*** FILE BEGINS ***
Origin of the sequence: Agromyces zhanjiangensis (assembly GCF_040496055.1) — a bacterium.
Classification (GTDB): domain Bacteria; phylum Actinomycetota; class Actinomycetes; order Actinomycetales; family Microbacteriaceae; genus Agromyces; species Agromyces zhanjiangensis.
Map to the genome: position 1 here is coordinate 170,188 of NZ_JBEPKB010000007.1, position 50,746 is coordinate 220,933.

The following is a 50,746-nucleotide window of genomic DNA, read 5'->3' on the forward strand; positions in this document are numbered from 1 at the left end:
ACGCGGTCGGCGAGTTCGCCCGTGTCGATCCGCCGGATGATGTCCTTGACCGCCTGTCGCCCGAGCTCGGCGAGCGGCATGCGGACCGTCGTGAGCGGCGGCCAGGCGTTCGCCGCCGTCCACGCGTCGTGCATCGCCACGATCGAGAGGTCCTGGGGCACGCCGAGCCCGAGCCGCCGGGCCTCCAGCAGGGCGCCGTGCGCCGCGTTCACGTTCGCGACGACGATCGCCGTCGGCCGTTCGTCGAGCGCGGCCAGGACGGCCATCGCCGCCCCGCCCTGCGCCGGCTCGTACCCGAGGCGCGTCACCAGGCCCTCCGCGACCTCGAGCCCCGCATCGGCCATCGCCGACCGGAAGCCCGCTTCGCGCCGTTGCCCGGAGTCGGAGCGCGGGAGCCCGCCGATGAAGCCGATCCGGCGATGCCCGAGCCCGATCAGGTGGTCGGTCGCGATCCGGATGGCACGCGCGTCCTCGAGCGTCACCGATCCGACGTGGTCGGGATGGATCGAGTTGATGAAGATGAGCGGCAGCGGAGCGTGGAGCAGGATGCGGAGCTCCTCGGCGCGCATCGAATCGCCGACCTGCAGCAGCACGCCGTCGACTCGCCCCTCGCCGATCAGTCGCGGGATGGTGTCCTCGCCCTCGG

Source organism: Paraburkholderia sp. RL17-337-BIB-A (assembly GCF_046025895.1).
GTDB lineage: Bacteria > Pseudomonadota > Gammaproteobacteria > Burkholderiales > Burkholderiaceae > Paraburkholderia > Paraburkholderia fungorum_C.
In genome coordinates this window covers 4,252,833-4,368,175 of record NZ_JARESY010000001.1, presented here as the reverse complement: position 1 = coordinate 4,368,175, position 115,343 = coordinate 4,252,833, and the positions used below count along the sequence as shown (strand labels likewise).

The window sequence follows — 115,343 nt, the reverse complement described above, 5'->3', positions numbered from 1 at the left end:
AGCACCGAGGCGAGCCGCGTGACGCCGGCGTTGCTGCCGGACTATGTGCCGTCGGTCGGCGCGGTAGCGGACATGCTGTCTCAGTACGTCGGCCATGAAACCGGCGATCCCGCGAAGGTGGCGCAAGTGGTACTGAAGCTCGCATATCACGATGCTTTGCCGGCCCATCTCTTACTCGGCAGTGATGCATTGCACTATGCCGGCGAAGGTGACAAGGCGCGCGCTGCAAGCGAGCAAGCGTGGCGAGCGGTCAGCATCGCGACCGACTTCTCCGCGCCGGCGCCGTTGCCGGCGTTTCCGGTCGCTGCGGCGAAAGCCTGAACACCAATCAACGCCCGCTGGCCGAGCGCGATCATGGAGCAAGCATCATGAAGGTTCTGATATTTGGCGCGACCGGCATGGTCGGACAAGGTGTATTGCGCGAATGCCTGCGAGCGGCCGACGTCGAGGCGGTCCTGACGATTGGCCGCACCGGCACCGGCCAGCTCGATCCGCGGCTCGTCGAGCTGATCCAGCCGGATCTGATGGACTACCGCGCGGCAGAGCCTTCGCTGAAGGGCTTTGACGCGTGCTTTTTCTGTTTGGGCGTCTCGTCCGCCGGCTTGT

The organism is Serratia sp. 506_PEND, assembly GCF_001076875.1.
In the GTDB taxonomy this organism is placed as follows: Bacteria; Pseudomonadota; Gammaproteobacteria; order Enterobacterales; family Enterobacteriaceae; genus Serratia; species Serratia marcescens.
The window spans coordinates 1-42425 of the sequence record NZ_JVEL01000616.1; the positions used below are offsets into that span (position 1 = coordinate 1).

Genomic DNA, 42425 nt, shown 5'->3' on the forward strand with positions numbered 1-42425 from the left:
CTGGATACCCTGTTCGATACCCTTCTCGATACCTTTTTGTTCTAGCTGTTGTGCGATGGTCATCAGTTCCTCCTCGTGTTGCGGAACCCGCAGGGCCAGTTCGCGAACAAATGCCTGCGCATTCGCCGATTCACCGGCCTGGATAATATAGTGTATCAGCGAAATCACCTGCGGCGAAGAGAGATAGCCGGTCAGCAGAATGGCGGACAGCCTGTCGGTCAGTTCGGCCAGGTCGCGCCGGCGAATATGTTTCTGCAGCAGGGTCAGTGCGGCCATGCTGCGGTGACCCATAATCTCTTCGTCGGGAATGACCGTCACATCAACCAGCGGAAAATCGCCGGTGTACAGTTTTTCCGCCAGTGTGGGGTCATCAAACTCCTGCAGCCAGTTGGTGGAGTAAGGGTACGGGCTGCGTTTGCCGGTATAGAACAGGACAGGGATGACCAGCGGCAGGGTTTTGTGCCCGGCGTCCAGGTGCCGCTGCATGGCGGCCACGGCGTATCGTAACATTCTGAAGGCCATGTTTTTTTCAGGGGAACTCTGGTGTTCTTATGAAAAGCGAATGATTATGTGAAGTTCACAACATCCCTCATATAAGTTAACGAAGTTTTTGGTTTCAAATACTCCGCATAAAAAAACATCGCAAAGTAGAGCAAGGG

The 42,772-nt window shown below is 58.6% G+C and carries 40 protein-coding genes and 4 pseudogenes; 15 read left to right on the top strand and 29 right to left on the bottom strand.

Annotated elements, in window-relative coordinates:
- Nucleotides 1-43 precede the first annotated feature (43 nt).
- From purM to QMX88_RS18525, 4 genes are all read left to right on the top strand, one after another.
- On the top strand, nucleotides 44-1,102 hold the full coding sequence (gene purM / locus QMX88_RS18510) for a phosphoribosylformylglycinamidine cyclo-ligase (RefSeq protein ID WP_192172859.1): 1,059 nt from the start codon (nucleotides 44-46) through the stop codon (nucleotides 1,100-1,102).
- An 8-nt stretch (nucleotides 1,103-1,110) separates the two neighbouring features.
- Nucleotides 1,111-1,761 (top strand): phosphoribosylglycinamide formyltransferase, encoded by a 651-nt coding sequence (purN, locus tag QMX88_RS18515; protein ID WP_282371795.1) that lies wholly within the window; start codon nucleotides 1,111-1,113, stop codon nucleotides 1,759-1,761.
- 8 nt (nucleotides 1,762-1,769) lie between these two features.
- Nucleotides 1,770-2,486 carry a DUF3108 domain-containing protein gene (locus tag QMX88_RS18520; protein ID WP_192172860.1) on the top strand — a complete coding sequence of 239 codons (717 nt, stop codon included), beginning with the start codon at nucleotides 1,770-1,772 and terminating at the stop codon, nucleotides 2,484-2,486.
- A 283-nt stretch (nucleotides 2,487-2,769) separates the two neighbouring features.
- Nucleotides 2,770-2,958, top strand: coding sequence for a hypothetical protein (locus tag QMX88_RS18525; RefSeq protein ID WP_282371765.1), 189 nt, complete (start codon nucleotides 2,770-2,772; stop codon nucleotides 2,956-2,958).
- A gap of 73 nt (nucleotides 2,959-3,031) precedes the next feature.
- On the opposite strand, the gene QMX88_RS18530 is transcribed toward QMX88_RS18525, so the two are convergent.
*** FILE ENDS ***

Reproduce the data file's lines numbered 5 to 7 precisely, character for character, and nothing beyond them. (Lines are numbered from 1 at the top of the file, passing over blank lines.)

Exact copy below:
ACGCGGTCGGCGAGTTCGCCCGTGTCGATCCGCCGGATGATGTCCTTGACCGCCTGTCGCCCGAGCTCGGCGAGCGGCATGCGGACCGTCGTGAGCGGCGGCCAGGCGTTCGCCGCCGTCCACGCGTCGTGCATCGCCACGATCGAGAGGTCCTGGGGCACGCCGAGCCCGAGCCGCCGGGCCTCCAGCAGGGCGCCGTGCGCCGCGTTCACGTTCGCGACGACGATCGCCGTCGGCCGTTCGTCGAGCGCGGCCAGGACGGCCATCGCCGCCCCGCCCTGCGCCGGCTCGTACCCGAGGCGCGTCACCAGGCCCTCCGCGACCTCGAGCCCCGCATCGGCCATCGCCGACCGGAAGCCCGCTTCGCGCCGTTGCCCGGAGTCGGAGCGCGGGAGCCCGCCGATGAAGCCGATCCGGCGATGCCCGAGCCCGATCAGGTGGTCGGTCGCGATCCGGATGGCACGCGCGTCCTCGAGCGTCACCGATCCGACGTGGTCGGGATGGATCGAGTTGATGAAGATGAGCGGCAGCGGAGCGTGGAGCAGGATGCGGAGCTCCTCGGCGCGCATCGAATCGCCGACCTGCAGCAGCACGCCGTCGACTCGCCCCTCGCCGATCAGTCGCGGGATGGTGTCCTCGCCCTCGG

Source organism: Paraburkholderia sp. RL17-337-BIB-A (assembly GCF_046025895.1).
GTDB lineage: Bacteria > Pseudomonadota > Gammaproteobacteria > Burkholderiales > Burkholderiaceae > Paraburkholderia > Paraburkholderia fungorum_C.